Pizzelle are thin and crisp waffle-like cookies that are flavored with anise and vanilla and lightly dusted with powdered sugar. They are perfect with a cup of coffee or espresso and are a great addition to any holiday cookie platter. 

Stack of pizzelles with coffee mug in background.

Italian pizzelle are a holiday favorite in our home, and every time I make them I wonder why I don’t make them more often.

While these cookies are wonderful for Christmas or Easter, they are easy enough to make all year long.

Pizzelle are made with just a few simple ingredients but do require a pizzelle iron to achieve the waffle and star designs.

Serve your pizzelle by itself, or in addition to other holiday cookies, like pignoli, cuccidati, Linzer tarts, or lemon ricotta cookies.  

Oh, and I’ll show you a few tricks to make these holiday wafers even more interesting!

Ingredients shown: flour, anise extract, vanilla extract, powdered sugar, baking powder, eggs, sugar, salt, and butter.

How to make it

Each number corresponds to the numbered written steps below.

  1. Melt 1 cup (226g) of unsalted butter and allow it to come to room temperature. Preheat your pizzelle iron in accordance with the manufacturer’s instructions, and in a medium-sized bowl mix 3 1/2 cups (420g) of all-purpose flour, 4 teaspoons (16g) of baking powder, and 1/2 teaspoon (2.5g) of kosher salt until incorporated.
Pizelle recipe process shot collage group number one.
  1. In a large bowl whisk together 6 large eggs (at room temperature), 1 1/2 cups (300g) of granulated sugar, 4 teaspoons (18g) of anise extract, and 2 teaspoons (9g) of vanilla extract until smooth.  Then, add the melted butter and whisk until combined.
  2. Fold the dry ingredients into the wet ingredients just until blended taking care to not overmix.
Recipe process shot collage group number two.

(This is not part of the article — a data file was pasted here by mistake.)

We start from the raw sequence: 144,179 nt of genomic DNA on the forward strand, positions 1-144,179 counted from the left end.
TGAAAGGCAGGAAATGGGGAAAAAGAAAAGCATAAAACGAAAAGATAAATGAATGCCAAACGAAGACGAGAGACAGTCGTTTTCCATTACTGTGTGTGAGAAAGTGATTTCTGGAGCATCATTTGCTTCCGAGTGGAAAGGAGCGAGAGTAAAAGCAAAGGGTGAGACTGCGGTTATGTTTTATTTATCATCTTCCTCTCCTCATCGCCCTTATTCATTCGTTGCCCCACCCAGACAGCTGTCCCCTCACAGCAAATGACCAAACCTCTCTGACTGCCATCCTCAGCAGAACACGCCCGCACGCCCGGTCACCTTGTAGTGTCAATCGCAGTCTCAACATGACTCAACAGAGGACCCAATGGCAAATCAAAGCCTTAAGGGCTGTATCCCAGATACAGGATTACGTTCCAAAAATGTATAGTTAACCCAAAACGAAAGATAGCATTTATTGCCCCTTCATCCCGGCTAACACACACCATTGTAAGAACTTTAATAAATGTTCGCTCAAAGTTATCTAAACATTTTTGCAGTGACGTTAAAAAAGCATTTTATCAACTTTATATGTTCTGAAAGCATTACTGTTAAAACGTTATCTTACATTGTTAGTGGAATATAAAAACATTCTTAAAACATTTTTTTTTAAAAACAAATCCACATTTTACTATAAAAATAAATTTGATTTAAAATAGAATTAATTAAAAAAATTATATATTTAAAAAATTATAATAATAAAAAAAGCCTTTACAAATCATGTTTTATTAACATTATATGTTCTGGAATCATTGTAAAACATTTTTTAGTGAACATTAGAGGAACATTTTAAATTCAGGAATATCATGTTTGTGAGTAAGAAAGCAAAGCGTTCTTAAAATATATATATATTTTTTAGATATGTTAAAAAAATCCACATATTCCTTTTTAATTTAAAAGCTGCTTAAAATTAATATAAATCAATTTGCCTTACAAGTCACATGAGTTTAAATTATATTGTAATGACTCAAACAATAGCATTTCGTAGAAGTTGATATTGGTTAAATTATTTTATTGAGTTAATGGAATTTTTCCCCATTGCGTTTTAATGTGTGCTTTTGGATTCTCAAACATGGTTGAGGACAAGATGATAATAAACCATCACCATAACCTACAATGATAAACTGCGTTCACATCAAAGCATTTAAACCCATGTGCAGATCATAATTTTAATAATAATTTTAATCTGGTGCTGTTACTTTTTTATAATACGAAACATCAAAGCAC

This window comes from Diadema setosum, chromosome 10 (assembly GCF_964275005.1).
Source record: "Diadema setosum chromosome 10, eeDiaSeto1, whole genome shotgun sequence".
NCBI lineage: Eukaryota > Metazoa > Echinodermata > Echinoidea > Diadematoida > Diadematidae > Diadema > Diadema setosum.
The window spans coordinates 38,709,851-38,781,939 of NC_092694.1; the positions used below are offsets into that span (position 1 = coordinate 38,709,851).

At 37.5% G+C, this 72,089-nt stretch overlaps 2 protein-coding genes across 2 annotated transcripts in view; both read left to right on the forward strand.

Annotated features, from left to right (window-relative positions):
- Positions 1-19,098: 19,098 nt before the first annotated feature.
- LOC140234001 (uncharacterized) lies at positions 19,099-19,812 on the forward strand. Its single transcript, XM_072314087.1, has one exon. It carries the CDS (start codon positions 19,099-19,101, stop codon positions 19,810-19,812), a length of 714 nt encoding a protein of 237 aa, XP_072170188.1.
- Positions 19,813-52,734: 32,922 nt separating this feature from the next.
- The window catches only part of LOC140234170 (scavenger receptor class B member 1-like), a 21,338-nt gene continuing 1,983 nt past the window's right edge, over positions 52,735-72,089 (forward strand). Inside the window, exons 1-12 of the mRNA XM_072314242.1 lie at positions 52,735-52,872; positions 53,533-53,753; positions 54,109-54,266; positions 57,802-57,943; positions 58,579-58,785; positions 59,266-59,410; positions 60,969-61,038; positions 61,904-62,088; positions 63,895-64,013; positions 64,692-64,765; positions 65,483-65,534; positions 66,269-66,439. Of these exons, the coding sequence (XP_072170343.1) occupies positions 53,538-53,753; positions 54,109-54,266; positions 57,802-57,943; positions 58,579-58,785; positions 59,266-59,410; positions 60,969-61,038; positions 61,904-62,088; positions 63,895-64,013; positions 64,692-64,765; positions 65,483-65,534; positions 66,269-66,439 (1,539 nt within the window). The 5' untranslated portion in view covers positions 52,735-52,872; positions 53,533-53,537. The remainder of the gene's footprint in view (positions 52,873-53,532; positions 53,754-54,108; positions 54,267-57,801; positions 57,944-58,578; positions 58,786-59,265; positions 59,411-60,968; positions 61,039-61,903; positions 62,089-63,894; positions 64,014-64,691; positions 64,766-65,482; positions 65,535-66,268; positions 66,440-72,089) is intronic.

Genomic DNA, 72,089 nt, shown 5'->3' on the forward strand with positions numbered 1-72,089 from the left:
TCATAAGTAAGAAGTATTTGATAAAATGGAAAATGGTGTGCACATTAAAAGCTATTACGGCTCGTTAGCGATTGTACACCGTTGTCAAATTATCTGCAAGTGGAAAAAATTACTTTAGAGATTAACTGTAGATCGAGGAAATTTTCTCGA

1. The batter will be thick.
  2. Spray the pizzelle iron with cooking spray and using a cookie scoop, add approximately 2 tablespoons worth of batter to the back third of each mold.  Note: The clamping action will move the batter forward so placing the batter a bit toward the back will achieve a more even distribution and make a full pizzelle.
Recipe process shot collage group number three.
  1. Close the lid and follow the manufacturer’s instructions for cooking.  We used a Palmer iron and cooked for 35-45 seconds or until the steaming stopped.  Note: some dough will leak out from the sides.  That’s what you want to happen. 
  2. Use a fork to remove and transfer the pizzelle to a wire rack to cool.  Repeat the process for the remaining dough.
Recipe process shot collage group number four.
  1. Once cooled, dust the pizzelle with confectioner’s sugar, if desired.  Enjoy!
Overhead shot of pizzelles on wire rack with powdered sugar sifter.

Top tips for perfect pizzelle

  • The pizzelle iron. These holiday treats do require a pizzelle iron.  We have a Palmer classic iron with aluminum plates and have always been happy with the results.  Since not all irons are the same, it’s important for you to follow the manufacturer’s instructions for preheating and cooking.
  • The batter. The batter is quite thick and we found that using a 2-tablespoon cookie scoop to remove the batter and place on the iron works best. 
  • Flavor. Traditional pizzelle are flavored with anise which tastes a lot like licorice or Sambuca. If you’re not a fan of anise, you can skip that flavor and just increase the amount of vanilla, or experiment with other extracts, like almond, orange, or lemon.
  • Cooking the pizzelle. You may need 1-2 test runs with the pizzelle iron and batter before you make the perfect pizzelle. The most common problem we ran into was not loading enough batter onto the iron, yielding an incomplete disc.  After 2 attempts or so you’ll get the hang of it.  We found that placing the batter toward the back third of the iron worked best for even distribution of the batter once the iron was closed and clamped. The batter will seep out from the sides of the iron, and that’s normal!  It means that you’ve placed enough batter on the iron.